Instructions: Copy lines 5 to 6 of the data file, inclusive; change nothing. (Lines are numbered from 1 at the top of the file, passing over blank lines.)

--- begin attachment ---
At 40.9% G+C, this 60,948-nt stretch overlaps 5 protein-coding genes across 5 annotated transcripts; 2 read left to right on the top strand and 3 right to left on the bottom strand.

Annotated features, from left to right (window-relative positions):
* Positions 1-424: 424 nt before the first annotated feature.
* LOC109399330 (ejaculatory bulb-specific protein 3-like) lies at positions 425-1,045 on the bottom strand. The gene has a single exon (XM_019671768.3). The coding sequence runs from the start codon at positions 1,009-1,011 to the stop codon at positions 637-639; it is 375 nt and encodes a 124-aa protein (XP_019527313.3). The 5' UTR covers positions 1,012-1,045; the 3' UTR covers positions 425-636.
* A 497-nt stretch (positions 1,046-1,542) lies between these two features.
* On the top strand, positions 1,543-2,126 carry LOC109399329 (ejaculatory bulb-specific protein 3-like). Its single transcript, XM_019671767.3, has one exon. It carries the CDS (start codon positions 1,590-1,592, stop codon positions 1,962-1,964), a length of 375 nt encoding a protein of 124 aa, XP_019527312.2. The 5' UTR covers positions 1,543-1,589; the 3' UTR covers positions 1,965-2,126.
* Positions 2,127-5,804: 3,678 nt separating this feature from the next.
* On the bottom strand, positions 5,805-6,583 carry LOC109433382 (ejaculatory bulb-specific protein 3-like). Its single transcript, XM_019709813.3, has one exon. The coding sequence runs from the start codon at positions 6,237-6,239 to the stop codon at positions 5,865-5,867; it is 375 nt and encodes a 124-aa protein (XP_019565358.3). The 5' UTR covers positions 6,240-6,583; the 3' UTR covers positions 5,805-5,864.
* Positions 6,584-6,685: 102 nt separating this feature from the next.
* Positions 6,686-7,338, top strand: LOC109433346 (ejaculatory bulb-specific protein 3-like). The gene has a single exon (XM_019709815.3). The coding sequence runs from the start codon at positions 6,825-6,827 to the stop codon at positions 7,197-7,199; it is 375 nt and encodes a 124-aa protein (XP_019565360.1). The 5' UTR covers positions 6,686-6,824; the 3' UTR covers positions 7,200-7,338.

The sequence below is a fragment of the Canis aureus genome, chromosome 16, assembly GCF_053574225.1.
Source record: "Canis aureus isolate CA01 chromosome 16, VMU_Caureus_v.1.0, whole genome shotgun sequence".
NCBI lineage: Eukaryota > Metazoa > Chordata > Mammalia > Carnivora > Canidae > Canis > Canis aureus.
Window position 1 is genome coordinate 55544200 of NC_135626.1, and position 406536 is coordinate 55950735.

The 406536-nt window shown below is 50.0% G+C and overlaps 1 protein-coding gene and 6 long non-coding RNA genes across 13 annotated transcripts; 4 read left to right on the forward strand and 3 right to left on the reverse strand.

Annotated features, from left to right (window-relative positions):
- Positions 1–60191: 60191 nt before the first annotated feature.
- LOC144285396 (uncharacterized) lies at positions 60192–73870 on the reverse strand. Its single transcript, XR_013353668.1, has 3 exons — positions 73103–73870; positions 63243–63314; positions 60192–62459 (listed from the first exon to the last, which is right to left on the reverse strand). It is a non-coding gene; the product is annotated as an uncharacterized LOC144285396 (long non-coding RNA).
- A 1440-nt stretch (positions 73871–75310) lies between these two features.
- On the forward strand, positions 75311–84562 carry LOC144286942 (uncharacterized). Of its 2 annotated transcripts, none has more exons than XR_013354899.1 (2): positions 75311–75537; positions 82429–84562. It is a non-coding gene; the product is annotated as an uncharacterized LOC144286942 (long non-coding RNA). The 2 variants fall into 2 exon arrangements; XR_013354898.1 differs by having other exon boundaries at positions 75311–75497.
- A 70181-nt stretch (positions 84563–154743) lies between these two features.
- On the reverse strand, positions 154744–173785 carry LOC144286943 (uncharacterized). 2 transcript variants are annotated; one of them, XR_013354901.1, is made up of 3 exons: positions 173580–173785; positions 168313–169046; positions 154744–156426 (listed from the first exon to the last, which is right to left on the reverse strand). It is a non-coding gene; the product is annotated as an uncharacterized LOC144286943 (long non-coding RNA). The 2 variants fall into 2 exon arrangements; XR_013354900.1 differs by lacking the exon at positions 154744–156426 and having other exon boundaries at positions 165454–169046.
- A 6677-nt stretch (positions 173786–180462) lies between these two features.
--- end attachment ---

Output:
* A 497-nt stretch (positions 1,046-1,542) lies between these two features.
* On the top strand, positions 1,543-2,126 carry LOC109399329 (ejaculatory bulb-specific protein 3-like). Its single transcript, XM_019671767.3, has one exon. It carries the CDS (start codon positions 1,590-1,592, stop codon positions 1,962-1,964), a length of 375 nt encoding a protein of 124 aa, XP_019527312.2. The 5' UTR covers positions 1,543-1,589; the 3' UTR covers positions 1,965-2,126.